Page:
The frequency component output from the microcontroller 61 in the signal processing means is
input to the microcomputer 70 which is the first stage of the attenuator network. The input to
microcomputer 70 is a series of sixteen digital values corresponding to the amplitudes of the
sixteen half octave FFT spectra. When the FFT analysis microcontroller 61 calculates frequency
spectrum values, the microcontroller 61 transmits high bursts of spectrum values via lines C1C3, which are then inactive until the next burst. The calculation of the FFT and the transmission
of the output occur at the same time as the data is input to the microcontroller 61. Real-time
analysis is performed and no data is lost. All data input from the active microphone 38 or the
standby microphone 39 in use are subjected to the FFT.
The microcomputer 70 stores in itself 16 values which represent the allowed decibel levels or
intensities of the 16 different frequency bands. Preferentially stored data is based on tolerance
levels set by OSHA or ISO. There are different frequency intensity values for each of the
frequency bands. This is because some of the frequencies have been found to cause greater
damage to the human ear than others. Therefore, the tolerance level limit for the most harmful
frequencies is set lower than the limits of the other frequencies. The microcomputer 70 receives
spectral data from the FFT analysis microcontroller 61 in serial format. Firmware resident in
microcomputer 70 compares the individual spectral band levels to the allowable shock levels
stored in memory. As will be shown later, all spectral bands with amplitudes exceeding
acceptable levels are automatically attenuated or filtered.
In FIG. 2A, the microcomputer 70 makes a comparison with the stored allowed frequency
intensity levels in milliseconds or less. Digital data that corresponds to the degree to which the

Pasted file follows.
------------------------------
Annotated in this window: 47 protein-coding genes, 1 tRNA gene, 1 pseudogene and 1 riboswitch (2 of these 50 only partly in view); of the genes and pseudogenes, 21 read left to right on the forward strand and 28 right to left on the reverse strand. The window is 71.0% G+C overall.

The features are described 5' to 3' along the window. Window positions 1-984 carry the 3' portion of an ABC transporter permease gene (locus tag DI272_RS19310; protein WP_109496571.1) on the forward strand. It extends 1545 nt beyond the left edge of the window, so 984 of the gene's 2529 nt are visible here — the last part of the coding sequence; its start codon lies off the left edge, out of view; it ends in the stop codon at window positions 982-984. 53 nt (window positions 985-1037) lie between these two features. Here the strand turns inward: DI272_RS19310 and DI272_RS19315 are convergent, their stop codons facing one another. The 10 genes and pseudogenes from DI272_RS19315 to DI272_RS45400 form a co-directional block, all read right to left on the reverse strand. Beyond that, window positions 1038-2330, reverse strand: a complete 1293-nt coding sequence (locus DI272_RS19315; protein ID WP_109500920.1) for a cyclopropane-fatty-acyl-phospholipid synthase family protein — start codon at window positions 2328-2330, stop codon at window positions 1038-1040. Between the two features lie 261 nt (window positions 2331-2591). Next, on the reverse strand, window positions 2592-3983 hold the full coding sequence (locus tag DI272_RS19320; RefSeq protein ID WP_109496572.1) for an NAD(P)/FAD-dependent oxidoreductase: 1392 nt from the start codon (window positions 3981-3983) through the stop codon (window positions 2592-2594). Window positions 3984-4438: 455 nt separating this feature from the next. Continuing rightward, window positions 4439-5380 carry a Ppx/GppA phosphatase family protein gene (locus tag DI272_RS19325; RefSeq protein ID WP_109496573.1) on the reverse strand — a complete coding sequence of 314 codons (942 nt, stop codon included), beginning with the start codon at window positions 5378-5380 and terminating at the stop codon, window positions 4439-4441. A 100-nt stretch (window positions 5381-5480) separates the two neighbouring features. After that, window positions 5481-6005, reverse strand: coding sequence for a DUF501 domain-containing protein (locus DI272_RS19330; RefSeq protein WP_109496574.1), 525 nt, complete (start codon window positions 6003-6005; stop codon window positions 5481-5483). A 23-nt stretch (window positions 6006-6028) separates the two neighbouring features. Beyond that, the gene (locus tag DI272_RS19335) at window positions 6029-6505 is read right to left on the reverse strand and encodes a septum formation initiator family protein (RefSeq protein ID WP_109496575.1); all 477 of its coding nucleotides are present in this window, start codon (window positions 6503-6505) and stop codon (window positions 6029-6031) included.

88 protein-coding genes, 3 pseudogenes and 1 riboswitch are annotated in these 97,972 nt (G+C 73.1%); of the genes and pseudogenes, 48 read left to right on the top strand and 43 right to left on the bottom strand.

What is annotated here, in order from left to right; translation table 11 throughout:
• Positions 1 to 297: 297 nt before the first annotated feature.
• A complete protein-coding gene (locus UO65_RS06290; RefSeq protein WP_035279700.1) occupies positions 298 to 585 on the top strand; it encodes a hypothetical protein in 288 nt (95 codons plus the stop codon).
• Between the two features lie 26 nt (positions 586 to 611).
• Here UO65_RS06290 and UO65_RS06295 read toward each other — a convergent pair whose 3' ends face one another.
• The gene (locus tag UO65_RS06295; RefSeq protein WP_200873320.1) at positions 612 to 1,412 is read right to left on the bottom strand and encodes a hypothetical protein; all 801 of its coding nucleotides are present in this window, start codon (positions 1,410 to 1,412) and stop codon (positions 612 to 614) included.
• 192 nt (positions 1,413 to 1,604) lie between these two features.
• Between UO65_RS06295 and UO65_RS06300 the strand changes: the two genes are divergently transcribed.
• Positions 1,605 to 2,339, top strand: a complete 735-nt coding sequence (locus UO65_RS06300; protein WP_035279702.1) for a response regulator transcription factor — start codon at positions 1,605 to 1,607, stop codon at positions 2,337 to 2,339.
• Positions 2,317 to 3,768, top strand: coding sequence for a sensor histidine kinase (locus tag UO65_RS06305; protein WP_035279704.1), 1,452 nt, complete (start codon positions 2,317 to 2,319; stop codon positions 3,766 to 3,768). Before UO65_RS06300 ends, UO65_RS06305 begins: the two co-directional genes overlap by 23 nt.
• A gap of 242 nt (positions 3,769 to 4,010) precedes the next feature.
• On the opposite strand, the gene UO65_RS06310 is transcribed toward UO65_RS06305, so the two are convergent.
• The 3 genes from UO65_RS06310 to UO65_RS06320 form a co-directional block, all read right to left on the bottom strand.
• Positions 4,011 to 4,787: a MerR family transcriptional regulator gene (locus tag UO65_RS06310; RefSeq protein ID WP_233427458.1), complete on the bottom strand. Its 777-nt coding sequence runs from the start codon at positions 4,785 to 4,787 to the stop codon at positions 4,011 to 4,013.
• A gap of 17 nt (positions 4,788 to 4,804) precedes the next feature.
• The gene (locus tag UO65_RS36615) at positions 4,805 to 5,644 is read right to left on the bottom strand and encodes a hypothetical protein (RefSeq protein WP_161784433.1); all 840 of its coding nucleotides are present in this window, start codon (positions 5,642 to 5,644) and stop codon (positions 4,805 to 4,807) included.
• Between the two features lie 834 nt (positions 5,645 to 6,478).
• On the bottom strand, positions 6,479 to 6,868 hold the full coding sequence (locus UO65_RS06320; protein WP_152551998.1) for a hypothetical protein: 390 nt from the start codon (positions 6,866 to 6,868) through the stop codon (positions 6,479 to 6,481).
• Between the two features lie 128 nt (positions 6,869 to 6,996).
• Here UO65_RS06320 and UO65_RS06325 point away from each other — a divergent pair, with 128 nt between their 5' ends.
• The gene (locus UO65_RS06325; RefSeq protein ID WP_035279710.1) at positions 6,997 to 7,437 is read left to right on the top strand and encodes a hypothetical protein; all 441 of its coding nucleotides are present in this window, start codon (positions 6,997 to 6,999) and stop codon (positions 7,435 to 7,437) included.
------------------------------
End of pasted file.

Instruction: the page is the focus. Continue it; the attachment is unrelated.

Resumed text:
exceeded band is to be attenuated in strength to fall below the limit according to the OSHA
standard if the instantaneous frequency band level exceeds the stored limit for each band
Represented by Attenuation control data is coupled to sixteen latches LT1-LT16 through data
buffer 71. Also, three inverting buffers 73, 74 and 75 are provided. The microcomputer 70
outputs an address to four lines 76. These addresses are input to the decoder / demultiplexer
(Demux) 72. When Demux 72 is enabled by a signal on line 77, latches LT1-LT16 of FIG. 2B are
addressed. Each latch handles control data for one frequency band. Sixteen address lines are
drawn from the inversion buffers 73, 74 and 75. These sixteen address lines are connected to the
sixteen latches to allow attenuator control data to be addressed to the individual frequency band
Five bits of data are obtained. This data is transmitted via the 5-bit parallel bus to any of the
attenuators AF1-AF16 addressed. The data coupled through buffer 71 represents the amount
that any particular frequency band must be attenuated to reduce its strength or level below the
stored tolerance limit for that frequency.
As shown in FIG. 2B, five bits of data can be transmitted to the latch when addressed via buses
79, 80, 81, 82 and 83. The value of the digital data indicates the amount by which a particular
frequency band should be attenuated in order to fall below the tolerance when its intensity is
above the limit. For this purpose, a notch filter attenuator is provided as generally indicated by
the reference AF4. Only notch filter attenuator AF4 is depicted in detail in FIG. 2B, which is
controlled by the data output from latch LT4. The other notch filter attenuators AF1-AF3 and
AF5-AF16 are similar to AF4 and are connected in series and are therefore drawn as a block.
However, each attenuator is provided with bypass or shunt switch means such as two switches
93, 94 in attenuator AF4 and one symbolic switch means labeled 112 on AF4.
The analog audio signal from the mixer 29 of FIG. 1 is input to the input terminals 88 and 89 of
the series first attenuator AF4 arranged halfway to the loudspeaker. The frequency band that
does not require attenuation simply bypasses the filter in that particular band by using electronic
bypass or shunt switch means as conductor means (described below).